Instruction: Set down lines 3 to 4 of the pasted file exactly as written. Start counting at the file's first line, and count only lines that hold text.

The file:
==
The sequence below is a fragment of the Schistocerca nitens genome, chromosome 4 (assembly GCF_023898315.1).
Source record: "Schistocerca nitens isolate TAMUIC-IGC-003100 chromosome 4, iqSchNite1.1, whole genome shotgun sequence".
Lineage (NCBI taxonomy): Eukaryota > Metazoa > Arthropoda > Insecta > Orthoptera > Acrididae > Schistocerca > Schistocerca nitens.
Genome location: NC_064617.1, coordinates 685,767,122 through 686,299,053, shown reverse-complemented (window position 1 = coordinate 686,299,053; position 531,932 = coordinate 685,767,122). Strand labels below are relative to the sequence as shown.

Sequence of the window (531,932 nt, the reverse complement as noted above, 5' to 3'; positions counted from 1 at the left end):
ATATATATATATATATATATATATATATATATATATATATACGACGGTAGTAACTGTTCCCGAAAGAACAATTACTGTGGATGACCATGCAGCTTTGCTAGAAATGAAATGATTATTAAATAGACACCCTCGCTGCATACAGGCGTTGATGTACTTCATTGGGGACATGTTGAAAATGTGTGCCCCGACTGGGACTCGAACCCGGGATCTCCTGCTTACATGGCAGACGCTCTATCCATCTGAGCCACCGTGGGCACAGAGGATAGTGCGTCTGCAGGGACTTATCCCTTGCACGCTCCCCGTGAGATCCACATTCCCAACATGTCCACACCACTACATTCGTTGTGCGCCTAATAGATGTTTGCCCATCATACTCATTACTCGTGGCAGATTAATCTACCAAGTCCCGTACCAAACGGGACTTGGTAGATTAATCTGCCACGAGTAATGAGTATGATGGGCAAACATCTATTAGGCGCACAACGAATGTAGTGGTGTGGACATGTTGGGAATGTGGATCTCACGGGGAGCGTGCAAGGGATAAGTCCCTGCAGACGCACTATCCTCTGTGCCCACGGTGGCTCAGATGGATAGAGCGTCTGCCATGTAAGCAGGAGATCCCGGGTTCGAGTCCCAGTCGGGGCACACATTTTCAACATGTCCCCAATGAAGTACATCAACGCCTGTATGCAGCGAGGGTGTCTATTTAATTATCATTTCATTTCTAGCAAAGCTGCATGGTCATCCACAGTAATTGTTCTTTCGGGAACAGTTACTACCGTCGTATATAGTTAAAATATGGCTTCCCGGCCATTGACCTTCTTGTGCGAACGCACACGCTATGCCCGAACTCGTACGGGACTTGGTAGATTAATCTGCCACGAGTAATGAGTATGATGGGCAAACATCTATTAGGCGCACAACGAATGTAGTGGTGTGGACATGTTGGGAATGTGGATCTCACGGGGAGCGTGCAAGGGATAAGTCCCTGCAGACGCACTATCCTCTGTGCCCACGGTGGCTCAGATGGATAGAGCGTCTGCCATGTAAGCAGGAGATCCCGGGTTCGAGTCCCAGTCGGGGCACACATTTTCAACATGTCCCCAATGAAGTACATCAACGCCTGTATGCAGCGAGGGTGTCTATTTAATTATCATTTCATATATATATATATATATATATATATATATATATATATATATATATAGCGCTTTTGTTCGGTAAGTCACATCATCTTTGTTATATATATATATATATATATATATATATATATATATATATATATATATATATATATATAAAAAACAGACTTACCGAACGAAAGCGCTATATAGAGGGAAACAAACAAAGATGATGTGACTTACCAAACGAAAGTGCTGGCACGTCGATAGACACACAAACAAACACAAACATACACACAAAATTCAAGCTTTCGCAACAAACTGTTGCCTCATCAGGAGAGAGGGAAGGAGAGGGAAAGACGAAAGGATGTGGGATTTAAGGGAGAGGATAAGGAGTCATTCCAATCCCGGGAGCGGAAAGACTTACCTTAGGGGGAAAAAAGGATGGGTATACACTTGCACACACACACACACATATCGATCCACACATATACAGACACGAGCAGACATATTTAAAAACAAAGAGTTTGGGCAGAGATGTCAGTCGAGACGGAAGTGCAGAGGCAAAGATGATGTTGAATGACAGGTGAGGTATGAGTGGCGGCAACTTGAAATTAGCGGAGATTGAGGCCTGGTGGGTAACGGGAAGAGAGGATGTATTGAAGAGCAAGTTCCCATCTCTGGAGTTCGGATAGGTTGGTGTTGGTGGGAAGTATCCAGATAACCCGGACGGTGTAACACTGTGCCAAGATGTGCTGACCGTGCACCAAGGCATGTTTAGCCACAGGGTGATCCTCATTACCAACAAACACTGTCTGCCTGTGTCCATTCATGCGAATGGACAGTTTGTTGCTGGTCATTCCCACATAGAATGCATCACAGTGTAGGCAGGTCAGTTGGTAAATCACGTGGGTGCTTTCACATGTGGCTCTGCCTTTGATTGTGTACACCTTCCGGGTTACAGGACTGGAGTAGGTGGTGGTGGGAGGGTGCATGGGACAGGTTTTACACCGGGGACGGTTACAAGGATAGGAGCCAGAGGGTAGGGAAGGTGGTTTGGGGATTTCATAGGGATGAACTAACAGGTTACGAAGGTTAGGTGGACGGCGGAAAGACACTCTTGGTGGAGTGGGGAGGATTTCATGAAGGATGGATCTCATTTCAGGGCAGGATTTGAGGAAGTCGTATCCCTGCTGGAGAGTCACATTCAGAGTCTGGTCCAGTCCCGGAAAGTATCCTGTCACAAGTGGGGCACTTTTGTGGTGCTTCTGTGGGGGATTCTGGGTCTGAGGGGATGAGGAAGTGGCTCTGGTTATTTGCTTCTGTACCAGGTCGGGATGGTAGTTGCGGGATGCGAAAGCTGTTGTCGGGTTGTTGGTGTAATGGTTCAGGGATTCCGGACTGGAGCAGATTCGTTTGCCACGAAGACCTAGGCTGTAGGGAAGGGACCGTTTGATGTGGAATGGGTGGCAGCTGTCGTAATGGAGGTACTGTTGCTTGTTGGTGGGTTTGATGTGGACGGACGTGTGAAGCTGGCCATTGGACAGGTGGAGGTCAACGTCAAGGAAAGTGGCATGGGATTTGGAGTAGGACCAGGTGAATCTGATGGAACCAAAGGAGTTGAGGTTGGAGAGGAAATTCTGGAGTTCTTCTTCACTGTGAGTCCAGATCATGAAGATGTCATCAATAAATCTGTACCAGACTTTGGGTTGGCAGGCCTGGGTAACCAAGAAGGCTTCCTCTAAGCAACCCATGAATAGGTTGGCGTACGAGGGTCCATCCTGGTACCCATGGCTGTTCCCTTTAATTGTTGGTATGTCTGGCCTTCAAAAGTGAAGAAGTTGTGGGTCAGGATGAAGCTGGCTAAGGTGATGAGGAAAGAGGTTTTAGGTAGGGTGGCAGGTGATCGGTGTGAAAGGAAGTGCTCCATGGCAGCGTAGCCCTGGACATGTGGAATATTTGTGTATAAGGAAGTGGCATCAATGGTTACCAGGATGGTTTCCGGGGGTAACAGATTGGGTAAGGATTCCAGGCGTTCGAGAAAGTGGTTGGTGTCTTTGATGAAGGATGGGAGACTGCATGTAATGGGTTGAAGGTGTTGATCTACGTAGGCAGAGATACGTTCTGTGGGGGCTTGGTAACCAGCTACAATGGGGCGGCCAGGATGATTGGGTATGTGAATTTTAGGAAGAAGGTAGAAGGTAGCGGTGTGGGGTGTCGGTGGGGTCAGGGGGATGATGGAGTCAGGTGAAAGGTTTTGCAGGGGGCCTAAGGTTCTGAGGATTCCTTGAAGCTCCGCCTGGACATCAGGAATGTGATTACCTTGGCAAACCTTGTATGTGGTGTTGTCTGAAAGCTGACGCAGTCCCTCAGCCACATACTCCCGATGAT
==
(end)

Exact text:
Lineage (NCBI taxonomy): Eukaryota > Metazoa > Arthropoda > Insecta > Orthoptera > Acrididae > Schistocerca > Schistocerca nitens.
Genome location: NC_064617.1, coordinates 685,767,122 through 686,299,053, shown reverse-complemented (window position 1 = coordinate 686,299,053; position 531,932 = coordinate 685,767,122). Strand labels below are relative to the sequence as shown.